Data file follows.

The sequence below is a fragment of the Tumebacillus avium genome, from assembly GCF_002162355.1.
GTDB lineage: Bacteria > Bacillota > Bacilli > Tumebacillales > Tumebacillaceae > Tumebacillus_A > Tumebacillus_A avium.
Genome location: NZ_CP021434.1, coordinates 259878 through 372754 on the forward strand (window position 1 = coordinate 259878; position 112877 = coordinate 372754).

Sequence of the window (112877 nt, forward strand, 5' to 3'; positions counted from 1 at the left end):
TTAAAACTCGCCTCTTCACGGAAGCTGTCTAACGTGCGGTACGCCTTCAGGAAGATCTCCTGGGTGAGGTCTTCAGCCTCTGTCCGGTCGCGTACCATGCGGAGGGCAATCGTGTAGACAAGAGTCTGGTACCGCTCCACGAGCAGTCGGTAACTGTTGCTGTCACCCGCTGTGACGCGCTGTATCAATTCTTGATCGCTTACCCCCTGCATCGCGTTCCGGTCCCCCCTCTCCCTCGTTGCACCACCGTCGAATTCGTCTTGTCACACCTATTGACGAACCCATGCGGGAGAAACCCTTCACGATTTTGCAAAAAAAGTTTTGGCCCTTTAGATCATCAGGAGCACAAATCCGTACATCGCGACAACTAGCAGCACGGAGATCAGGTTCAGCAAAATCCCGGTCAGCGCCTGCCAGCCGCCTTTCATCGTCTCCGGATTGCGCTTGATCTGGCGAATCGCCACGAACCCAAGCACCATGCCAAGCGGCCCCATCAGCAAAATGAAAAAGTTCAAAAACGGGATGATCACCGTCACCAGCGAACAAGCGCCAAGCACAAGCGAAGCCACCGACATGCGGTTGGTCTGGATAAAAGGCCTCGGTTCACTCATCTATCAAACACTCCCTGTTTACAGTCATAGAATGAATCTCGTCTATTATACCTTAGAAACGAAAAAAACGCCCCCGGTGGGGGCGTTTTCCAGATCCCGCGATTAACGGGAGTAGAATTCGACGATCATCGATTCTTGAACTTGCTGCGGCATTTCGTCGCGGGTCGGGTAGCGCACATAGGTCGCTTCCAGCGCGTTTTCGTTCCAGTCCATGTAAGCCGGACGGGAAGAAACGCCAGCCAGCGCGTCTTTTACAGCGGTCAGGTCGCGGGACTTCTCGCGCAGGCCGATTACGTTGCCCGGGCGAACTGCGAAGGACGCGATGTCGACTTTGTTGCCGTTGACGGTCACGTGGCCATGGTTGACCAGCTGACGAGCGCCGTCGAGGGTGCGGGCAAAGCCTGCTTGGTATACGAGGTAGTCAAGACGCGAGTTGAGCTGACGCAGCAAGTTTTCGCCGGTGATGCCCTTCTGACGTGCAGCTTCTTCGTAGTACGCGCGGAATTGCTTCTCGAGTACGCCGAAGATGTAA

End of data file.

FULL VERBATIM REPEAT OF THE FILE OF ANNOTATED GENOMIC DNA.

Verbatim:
The sequence below is a fragment of the Tumebacillus avium genome, from assembly GCF_002162355.1.
GTDB lineage: Bacteria > Bacillota > Bacilli > Tumebacillales > Tumebacillaceae > Tumebacillus_A > Tumebacillus_A avium.
Genome location: NZ_CP021434.1, coordinates 259878 through 372754 on the forward strand (window position 1 = coordinate 259878; position 112877 = coordinate 372754).

Sequence of the window (112877 nt, forward strand, 5' to 3'; positions counted from 1 at the left end):
TTAAAACTCGCCTCTTCACGGAAGCTGTCTAACGTGCGGTACGCCTTCAGGAAGATCTCCTGGGTGAGGTCTTCAGCCTCTGTCCGGTCGCGTACCATGCGGAGGGCAATCGTGTAGACAAGAGTCTGGTACCGCTCCACGAGCAGTCGGTAACTGTTGCTGTCACCCGCTGTGACGCGCTGTATCAATTCTTGATCGCTTACCCCCTGCATCGCGTTCCGGTCCCCCCTCTCCCTCGTTGCACCACCGTCGAATTCGTCTTGTCACACCTATTGACGAACCCATGCGGGAGAAACCCTTCACGATTTTGCAAAAAAAGTTTTGGCCCTTTAGATCATCAGGAGCACAAATCCGTACATCGCGACAACTAGCAGCACGGAGATCAGGTTCAGCAAAATCCCGGTCAGCGCCTGCCAGCCGCCTTTCATCGTCTCCGGATTGCGCTTGATCTGGCGAATCGCCACGAACCCAAGCACCATGCCAAGCGGCCCCATCAGCAAAATGAAAAAGTTCAAAAACGGGATGATCACCGTCACCAGCGAACAAGCGCCAAGCACAAGCGAAGCCACCGACATGCGGTTGGTCTGGATAAAAGGCCTCGGTTCACTCATCTATCAAACACTCCCTGTTTACAGTCATAGAATGAATCTCGTCTATTATACCTTAGAAACGAAAAAAACGCCCCCGGTGGGGGCGTTTTCCAGATCCCGCGATTAACGGGAGTAGAATTCGACGATCATCGATTCTTGAACTTGCTGCGGCATTTCGTCGCGGGTCGGGTAGCGCACATAGGTCGCTTCCAGCGCGTTTTCGTTCCAGTCCATGTAAGCCGGACGGGAAGAAACGCCAGCCAGCGCGTCTTTTACAGCGGTCAGGTCGCGGGACTTCTCGCGCAGGCCGATTACGTTGCCCGGGCGAACTGCGAAGGACGCGATGTCGACTTTGTTGCCGTTGACGGTCACGTGGCCATGGTTGACCAGCTGACGAGCGCCGTCGAGGGTGCGGGCAAAGCCTGCTTGGTATACGAGGTAGTCAAGACGCGAGTTGAGCTGACGCAGCAAGTTTTCGCCGGTGATGCCCTTCTGACGTGCAGCTTCTTCGTAGTACGCGCGGAATTGCTTCTCGAGTACGCCGAAGATGTAA